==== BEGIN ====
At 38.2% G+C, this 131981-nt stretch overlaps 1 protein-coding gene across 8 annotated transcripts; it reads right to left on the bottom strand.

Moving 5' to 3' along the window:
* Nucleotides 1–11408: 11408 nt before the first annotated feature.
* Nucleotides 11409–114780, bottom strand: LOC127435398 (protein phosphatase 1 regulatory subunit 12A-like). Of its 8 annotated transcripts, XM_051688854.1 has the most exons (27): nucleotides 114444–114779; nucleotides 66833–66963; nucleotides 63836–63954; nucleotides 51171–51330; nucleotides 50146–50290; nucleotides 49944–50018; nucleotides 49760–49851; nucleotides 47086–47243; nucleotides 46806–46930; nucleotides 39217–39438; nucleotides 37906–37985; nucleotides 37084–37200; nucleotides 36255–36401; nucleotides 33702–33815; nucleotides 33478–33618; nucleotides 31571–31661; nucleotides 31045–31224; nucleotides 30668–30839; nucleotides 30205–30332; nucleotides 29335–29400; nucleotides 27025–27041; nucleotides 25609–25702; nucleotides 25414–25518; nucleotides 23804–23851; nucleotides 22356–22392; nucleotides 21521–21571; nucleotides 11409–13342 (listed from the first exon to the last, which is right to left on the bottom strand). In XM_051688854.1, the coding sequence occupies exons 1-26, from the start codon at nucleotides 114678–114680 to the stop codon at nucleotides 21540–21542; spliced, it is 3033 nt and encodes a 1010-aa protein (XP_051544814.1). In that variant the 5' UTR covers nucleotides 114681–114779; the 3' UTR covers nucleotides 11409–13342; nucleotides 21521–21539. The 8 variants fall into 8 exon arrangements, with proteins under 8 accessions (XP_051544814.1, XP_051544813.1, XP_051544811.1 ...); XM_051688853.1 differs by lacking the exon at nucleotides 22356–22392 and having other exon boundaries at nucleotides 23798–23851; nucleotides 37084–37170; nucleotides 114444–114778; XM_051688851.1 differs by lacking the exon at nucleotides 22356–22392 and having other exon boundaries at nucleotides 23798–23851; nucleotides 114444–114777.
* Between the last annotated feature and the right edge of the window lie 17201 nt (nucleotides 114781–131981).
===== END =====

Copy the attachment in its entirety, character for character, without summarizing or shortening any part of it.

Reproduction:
At 38.2% G+C, this 131981-nt stretch overlaps 1 protein-coding gene across 8 annotated transcripts; it reads right to left on the bottom strand.

Moving 5' to 3' along the window:
* Nucleotides 1–11408: 11408 nt before the first annotated feature.
* Nucleotides 11409–114780, bottom strand: LOC127435398 (protein phosphatase 1 regulatory subunit 12A-like). Of its 8 annotated transcripts, XM_051688854.1 has the most exons (27): nucleotides 114444–114779; nucleotides 66833–66963; nucleotides 63836–63954; nucleotides 51171–51330; nucleotides 50146–50290; nucleotides 49944–50018; nucleotides 49760–49851; nucleotides 47086–47243; nucleotides 46806–46930; nucleotides 39217–39438; nucleotides 37906–37985; nucleotides 37084–37200; nucleotides 36255–36401; nucleotides 33702–33815; nucleotides 33478–33618; nucleotides 31571–31661; nucleotides 31045–31224; nucleotides 30668–30839; nucleotides 30205–30332; nucleotides 29335–29400; nucleotides 27025–27041; nucleotides 25609–25702; nucleotides 25414–25518; nucleotides 23804–23851; nucleotides 22356–22392; nucleotides 21521–21571; nucleotides 11409–13342 (listed from the first exon to the last, which is right to left on the bottom strand). In XM_051688854.1, the coding sequence occupies exons 1-26, from the start codon at nucleotides 114678–114680 to the stop codon at nucleotides 21540–21542; spliced, it is 3033 nt and encodes a 1010-aa protein (XP_051544814.1). In that variant the 5' UTR covers nucleotides 114681–114779; the 3' UTR covers nucleotides 11409–13342; nucleotides 21521–21539. The 8 variants fall into 8 exon arrangements, with proteins under 8 accessions (XP_051544814.1, XP_051544813.1, XP_051544811.1 ...); XM_051688853.1 differs by lacking the exon at nucleotides 22356–22392 and having other exon boundaries at nucleotides 23798–23851; nucleotides 37084–37170; nucleotides 114444–114778; XM_051688851.1 differs by lacking the exon at nucleotides 22356–22392 and having other exon boundaries at nucleotides 23798–23851; nucleotides 114444–114777.
* Between the last annotated feature and the right edge of the window lie 17201 nt (nucleotides 114781–131981).